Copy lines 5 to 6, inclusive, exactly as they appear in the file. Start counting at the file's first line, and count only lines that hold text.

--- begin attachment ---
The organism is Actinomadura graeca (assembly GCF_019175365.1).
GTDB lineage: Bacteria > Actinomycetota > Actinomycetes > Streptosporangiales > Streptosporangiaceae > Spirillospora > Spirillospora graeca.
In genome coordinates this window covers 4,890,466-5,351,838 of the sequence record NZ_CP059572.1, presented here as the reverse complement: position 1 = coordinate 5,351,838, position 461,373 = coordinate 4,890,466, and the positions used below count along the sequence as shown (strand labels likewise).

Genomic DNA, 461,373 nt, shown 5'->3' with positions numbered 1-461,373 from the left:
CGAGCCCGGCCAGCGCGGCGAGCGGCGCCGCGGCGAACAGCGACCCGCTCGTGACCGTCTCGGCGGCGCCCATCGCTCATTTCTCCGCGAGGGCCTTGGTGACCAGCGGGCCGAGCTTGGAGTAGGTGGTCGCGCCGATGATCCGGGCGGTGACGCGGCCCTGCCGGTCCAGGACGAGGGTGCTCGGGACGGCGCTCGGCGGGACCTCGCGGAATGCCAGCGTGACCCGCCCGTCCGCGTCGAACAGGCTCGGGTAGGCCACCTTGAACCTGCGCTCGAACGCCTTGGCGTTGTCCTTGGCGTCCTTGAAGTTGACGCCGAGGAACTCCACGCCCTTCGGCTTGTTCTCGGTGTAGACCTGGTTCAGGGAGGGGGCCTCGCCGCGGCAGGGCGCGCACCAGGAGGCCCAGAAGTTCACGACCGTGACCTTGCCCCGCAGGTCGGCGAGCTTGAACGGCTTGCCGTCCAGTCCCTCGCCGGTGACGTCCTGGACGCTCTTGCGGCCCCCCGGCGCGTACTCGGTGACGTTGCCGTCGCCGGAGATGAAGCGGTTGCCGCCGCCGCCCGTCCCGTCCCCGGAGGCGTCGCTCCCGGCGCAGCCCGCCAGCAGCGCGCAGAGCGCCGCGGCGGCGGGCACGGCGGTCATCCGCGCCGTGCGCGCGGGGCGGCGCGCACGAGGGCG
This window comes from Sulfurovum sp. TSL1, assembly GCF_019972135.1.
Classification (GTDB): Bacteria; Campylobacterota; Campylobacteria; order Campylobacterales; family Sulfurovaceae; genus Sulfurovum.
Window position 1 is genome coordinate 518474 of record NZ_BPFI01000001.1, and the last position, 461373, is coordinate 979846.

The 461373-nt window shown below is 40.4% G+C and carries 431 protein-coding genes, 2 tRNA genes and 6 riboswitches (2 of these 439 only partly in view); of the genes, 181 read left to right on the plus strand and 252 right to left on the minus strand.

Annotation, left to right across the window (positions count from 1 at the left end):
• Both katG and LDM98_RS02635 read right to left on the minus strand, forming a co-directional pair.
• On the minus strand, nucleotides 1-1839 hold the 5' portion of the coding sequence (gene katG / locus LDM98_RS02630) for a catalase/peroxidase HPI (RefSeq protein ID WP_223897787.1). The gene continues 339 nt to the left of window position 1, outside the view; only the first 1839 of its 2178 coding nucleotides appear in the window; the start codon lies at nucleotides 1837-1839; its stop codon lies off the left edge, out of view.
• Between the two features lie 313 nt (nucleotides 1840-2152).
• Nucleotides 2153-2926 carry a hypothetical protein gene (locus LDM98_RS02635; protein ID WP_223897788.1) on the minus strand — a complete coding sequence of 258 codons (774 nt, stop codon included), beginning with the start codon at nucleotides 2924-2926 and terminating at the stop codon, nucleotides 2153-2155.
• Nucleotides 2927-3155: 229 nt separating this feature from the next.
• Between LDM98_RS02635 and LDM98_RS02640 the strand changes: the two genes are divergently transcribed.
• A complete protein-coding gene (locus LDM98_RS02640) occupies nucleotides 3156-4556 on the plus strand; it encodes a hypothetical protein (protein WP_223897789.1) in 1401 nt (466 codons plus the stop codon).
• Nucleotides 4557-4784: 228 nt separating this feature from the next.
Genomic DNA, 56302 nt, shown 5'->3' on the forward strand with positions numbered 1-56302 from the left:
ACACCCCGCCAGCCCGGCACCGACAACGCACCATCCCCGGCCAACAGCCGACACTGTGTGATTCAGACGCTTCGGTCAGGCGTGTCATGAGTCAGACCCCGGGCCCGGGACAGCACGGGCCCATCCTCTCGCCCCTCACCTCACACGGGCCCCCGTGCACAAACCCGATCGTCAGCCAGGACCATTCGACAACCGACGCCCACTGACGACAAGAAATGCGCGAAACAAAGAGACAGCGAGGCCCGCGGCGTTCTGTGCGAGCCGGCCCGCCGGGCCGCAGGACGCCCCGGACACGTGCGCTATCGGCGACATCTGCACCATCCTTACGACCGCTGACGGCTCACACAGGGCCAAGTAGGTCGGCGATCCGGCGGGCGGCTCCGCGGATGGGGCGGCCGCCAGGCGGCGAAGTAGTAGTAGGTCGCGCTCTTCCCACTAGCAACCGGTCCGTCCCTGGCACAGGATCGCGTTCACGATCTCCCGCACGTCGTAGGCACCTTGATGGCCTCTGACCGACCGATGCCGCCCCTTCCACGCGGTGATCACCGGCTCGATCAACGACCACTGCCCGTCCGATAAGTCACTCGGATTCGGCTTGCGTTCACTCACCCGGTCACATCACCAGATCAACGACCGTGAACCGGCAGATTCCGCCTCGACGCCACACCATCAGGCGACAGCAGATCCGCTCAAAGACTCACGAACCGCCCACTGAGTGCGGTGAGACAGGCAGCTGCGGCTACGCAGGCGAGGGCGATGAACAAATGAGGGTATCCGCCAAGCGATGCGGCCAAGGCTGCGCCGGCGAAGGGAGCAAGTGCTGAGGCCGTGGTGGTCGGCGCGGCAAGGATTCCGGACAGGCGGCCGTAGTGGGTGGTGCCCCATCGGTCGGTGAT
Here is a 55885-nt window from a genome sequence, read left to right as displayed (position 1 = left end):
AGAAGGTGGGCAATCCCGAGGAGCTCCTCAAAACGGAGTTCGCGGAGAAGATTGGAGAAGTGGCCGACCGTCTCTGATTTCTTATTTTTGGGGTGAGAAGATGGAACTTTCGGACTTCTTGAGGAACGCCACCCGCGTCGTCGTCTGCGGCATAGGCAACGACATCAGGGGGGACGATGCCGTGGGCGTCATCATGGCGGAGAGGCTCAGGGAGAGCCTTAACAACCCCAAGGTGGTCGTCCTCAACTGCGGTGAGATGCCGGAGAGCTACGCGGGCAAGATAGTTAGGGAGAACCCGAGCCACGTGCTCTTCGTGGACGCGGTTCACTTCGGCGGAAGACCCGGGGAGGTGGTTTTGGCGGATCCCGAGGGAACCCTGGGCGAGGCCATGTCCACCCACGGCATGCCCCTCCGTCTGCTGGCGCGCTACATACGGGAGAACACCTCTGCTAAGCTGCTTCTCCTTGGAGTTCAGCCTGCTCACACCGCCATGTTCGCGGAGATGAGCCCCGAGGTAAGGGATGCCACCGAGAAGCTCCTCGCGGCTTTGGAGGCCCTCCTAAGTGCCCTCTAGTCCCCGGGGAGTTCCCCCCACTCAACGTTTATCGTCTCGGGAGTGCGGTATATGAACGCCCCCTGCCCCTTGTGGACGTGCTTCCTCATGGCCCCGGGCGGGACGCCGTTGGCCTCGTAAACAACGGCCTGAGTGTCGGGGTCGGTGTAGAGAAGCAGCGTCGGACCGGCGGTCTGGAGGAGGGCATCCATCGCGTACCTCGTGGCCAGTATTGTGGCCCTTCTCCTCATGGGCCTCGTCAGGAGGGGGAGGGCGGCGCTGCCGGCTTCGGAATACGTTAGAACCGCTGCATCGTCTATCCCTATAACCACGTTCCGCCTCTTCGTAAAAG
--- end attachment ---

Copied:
CGAGCCCGGCCAGCGCGGCGAGCGGCGCCGCGGCGAACAGCGACCCGCTCGTGACCGTCTCGGCGGCGCCCATCGCTCATTTCTCCGCGAGGGCCTTGGTGACCAGCGGGCCGAGCTTGGAGTAGGTGGTCGCGCCGATGATCCGGGCGGTGACGCGGCCCTGCCGGTCCAGGACGAGGGTGCTCGGGACGGCGCTCGGCGGGACCTCGCGGAATGCCAGCGTGACCCGCCCGTCCGCGTCGAACAGGCTCGGGTAGGCCACCTTGAACCTGCGCTCGAACGCCTTGGCGTTGTCCTTGGCGTCCTTGAAGTTGACGCCGAGGAACTCCACGCCCTTCGGCTTGTTCTCGGTGTAGACCTGGTTCAGGGAGGGGGCCTCGCCGCGGCAGGGCGCGCACCAGGAGGCCCAGAAGTTCACGACCGTGACCTTGCCCCGCAGGTCGGCGAGCTTGAACGGCTTGCCGTCCAGTCCCTCGCCGGTGACGTCCTGGACGCTCTTGCGGCCCCCCGGCGCGTACTCGGTGACGTTGCCGTCGCCGGAGATGAAGCGGTTGCCGCCGCCGCCCGTCCCGTCCCCGGAGGCGTCGCTCCCGGCGCAGCCCGCCAGCAGCGCGCAGAGCGCCGCGGCGGCGGGCACGGCGGTCATCCGCGCCGTGCGCGCGGGGCGGCGCGCACGAGGGCG
This window comes from Sulfurovum sp. TSL1, assembly GCF_019972135.1.